Sunday, June 19, 2016
THE GIFT OF CHRISTIAN FREEDOM
Beloved people of God, grace and peace to you from our Lord and Savior Jesus the Christ. AMEN.
Freedom is one of
our nation’s most cherished values. The Declaration of Independence, adopted on
July 4, 1776, states: “We hold these
truths to be self-evident, that all men are created equal, that they are endowed
by their Creator with certain inalienable Rights, that among these are Life,
But recently it
feels like liberty, our constitutional freedoms, and the new birth of freedom
are under assault in the land of the free. Friday marked the first anniversary
The people of
In the presidential campaign Anti-Muslim, anti-immigrant, and anti-refugee rhetoric continue to be major themes.
We as a nation are struggling to discern what it will take to address our security concerns and yet uphold our freedom. Obviously, not all are in agreement. One could argue that the heart and soul of our nation are at stake.
Paul’s Letter to
the Galatians has been referred to as a declaration of Christian freedom. Paul
was in a battle for the heart and soul of the Christian community in
Over the next three Sundays I am preaching a sermon series on Christian freedom, using key texts from Galatians. Today we will focus “The Gift of Christian Freedom.” Next Sunday our theme will be “The Spirit of Christian Freedom. And then on Sunday, July 3, Fourth of July weekend, the theme will be “The Burden of Christian Freedom.” The hope is that we will come to a deeper appreciation of the freedom of a citizen of the community of Christ. Such freedom is at the heart and soul of living as a follower of Jesus. Along the way we also want to address how Christian freedom is related to the freedom we will celebrate on the Fourth of July.
For Paul Christian freedom is rooted in the free grace of God. Grace is God’s unconditional love for us that has been revealed in Jesus Christ. God freely chooses to love us. Faith is about trusting that God loves us. As God promised Abraham so long ago, the blessing of God’s love is intended for all peoples, not just for a chosen few. God’s unconditional love revealed in Jesus Christ is the fulfillment of God’s promise to Abraham.
One blessing of
the gift of Christian freedom, therefore, is to live in the confidence of
knowing we are loved by God. Friday was the last day of school for students in
It is also freeing in a marriage relationship when spouses are confident that they are loved by one another. So many struggles in marriage relate directly to that lack of confidence.
Paul wants the Galatians to know in their hearts and souls that they are loved by the God of Jesus Christ, the Creator of the universe. In Galatians 3:27 he highlights the role of baptism in assuring followers of Jesus of that love. Baptism is the public declaration of God’s love for the one being baptized. “In Christ Jesus,” Paul emphasizes to the Galatians, “you are all children of God through faith.” It did not matter whether or not Gentile men were circumcised. What mattered was to trust, to be confident, that they were loved by God. To be confident that we are loved by God frees us to face the challenges of life and to live our lives to the fullest.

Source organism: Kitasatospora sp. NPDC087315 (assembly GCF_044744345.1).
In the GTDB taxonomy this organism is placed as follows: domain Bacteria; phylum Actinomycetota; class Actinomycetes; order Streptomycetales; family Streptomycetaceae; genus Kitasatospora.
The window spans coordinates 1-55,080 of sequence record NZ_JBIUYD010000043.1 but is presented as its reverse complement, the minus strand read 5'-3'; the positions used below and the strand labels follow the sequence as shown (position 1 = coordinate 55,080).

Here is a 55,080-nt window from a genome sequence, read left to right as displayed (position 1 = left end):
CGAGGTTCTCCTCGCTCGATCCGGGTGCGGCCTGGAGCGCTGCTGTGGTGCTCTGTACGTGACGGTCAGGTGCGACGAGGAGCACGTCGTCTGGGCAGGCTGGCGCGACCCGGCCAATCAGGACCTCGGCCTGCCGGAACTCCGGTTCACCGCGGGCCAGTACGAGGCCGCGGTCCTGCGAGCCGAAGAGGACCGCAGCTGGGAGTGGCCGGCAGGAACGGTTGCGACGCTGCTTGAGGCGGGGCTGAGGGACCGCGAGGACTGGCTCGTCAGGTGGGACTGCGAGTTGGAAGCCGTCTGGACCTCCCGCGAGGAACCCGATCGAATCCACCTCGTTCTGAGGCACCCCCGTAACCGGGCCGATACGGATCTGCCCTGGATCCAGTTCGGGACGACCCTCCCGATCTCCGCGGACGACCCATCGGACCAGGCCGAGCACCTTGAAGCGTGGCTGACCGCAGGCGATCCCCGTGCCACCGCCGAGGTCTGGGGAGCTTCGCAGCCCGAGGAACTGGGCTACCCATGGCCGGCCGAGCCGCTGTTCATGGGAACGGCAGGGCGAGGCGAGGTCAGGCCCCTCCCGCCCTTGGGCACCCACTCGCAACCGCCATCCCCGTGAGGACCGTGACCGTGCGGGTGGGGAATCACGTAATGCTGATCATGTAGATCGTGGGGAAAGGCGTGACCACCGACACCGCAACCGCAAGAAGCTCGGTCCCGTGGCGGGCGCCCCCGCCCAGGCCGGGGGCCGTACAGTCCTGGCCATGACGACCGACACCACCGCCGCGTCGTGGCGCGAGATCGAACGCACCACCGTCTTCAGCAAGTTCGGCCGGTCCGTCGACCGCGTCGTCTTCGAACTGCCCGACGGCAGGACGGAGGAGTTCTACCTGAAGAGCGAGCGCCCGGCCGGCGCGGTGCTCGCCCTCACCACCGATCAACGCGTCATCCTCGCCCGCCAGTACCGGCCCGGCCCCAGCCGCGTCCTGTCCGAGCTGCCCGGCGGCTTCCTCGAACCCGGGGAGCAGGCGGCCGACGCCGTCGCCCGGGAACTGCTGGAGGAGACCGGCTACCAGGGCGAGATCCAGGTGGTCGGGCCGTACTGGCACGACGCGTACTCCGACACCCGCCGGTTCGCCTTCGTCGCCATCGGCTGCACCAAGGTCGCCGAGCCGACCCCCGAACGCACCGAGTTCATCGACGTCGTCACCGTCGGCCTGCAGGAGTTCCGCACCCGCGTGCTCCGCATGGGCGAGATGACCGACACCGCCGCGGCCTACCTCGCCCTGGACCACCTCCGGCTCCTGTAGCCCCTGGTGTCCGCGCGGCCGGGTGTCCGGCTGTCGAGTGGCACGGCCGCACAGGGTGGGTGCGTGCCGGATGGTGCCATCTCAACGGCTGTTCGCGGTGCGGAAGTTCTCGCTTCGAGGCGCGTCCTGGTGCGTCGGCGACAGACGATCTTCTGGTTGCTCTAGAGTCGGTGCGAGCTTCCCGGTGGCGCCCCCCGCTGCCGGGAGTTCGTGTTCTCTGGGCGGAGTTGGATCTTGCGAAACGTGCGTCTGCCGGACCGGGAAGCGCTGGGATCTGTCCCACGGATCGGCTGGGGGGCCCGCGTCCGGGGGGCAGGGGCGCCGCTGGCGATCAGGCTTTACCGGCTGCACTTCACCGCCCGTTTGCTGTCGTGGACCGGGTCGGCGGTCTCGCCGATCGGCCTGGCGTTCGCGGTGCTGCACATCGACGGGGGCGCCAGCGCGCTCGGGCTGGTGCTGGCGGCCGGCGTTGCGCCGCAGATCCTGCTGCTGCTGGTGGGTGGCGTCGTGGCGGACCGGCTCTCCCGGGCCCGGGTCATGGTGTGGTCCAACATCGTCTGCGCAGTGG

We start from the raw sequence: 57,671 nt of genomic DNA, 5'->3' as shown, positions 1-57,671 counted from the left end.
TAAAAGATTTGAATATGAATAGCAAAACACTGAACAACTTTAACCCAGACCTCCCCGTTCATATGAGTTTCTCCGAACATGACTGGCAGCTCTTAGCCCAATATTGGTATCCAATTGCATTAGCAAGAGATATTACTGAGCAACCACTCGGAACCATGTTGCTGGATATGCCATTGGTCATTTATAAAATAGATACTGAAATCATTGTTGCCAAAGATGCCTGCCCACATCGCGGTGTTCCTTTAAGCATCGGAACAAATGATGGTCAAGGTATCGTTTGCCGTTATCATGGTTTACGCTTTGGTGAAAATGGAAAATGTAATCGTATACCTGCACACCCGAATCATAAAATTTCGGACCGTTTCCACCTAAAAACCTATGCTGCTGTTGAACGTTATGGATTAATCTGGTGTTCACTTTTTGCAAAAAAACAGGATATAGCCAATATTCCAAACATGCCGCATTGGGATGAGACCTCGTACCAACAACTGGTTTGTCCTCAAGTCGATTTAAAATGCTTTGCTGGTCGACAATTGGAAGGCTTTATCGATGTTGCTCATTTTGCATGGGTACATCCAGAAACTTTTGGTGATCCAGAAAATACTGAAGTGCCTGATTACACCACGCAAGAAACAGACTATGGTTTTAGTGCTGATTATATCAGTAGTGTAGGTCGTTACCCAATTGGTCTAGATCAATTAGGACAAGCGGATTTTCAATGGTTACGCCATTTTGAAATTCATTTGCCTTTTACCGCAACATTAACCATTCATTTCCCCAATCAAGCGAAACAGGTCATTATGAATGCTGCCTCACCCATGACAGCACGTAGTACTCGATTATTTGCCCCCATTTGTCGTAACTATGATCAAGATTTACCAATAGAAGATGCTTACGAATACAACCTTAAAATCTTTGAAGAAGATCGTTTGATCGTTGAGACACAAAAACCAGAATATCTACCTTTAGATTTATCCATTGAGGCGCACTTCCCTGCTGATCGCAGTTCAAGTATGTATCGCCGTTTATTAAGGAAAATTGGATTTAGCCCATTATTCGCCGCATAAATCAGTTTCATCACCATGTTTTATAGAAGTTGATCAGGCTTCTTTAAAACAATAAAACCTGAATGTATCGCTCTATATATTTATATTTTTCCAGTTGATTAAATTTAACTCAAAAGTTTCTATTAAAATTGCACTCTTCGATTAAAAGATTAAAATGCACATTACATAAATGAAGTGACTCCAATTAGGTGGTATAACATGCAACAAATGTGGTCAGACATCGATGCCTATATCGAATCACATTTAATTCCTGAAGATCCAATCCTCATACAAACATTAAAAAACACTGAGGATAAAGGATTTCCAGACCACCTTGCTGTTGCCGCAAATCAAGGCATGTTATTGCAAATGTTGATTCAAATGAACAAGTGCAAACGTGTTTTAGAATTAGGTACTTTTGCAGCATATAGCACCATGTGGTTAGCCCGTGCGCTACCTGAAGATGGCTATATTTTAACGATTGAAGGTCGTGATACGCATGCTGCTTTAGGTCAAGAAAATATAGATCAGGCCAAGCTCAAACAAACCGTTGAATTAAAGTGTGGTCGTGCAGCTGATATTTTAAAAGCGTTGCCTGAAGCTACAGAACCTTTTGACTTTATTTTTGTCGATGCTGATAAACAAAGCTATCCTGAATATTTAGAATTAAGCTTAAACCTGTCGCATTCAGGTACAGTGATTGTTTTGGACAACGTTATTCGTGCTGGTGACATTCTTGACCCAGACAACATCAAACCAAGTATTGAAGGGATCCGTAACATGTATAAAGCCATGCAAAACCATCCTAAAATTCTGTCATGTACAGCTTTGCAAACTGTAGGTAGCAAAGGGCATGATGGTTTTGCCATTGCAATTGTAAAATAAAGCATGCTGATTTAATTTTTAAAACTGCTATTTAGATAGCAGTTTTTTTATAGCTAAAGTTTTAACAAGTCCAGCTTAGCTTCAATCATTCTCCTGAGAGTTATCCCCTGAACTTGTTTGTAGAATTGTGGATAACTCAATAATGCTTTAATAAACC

A second blessing of the gift of Christian freedom is to live in a community in which there are no second class citizens. As Paul writes in Galatians 3:28, “there is no longer Jew or Greek, there is no longer slave or free, there is no longer male and female; for you are all one in Christ Jesus.” Paul’s vision of ethnic, socio-economic, and gender equality was radical for its time. Paul and the early church struggled to live in to this radical vision of equality. Ethnic, socio-economic, and gender distinctions did not immediately cease to matter. Indeed, the church has struggled ever since to live in to a community in which all are treated equal.
Our Welcome Statement at St. Andrew can be viewed as an effort to cast this radical vision of community in our own time. We are in the process of trying to live in to our Welcome Statement. Our version of Galatians 3:28 is in the second paragraph: “All are welcome, without exception, regardless of ethnicity, gender, gender identity, sexual orientation, age, physical or mental ability, education, income, or family status.” It is one thing to use such categories to describe or understand who we are as human beings. It is another matter to use them to reduce people to second class citizens. Paul’s main point is that before God all human beings are equal. Our primary identity is as a child of God. No other human category can serve as a primary identity marker. In Christ we have been given a vision of community that cuts across social, economic, racial, ethnic, generational, gender, linguistic, and religious barriers. Such a vision frees us to be the people God created us to be.
The final blessing
of the gift of Christian freedom I want to lift up today is that it frees us
from fear and hatred. It is obvious this Christian freedom was at work last June
17th in those gathered for Bible study at
I am glad the
Pride events have gone on this weekend here in
On Wednesday the
Ecumenical Ministries of Oregon Board held its June meeting at the Muslim
Educational Trust. Our Muslim hosts were so gracious. They prepared us a
wonderful meal, even as they were fasting during Ramadan. They were also a
catalyst for a statement put out this week by American Muslim and Arab-American
Are we prepared to affirm that in Christ there is no Jew or Christian or Muslim, but we are all one, beloved children of God through faith? The more we ponder Paul’s radical vision of community in Christ it becomes apparent that the heart and soul of Christian freedom is about loving all those who are loved by God.
In Jesus’ name, AMEN.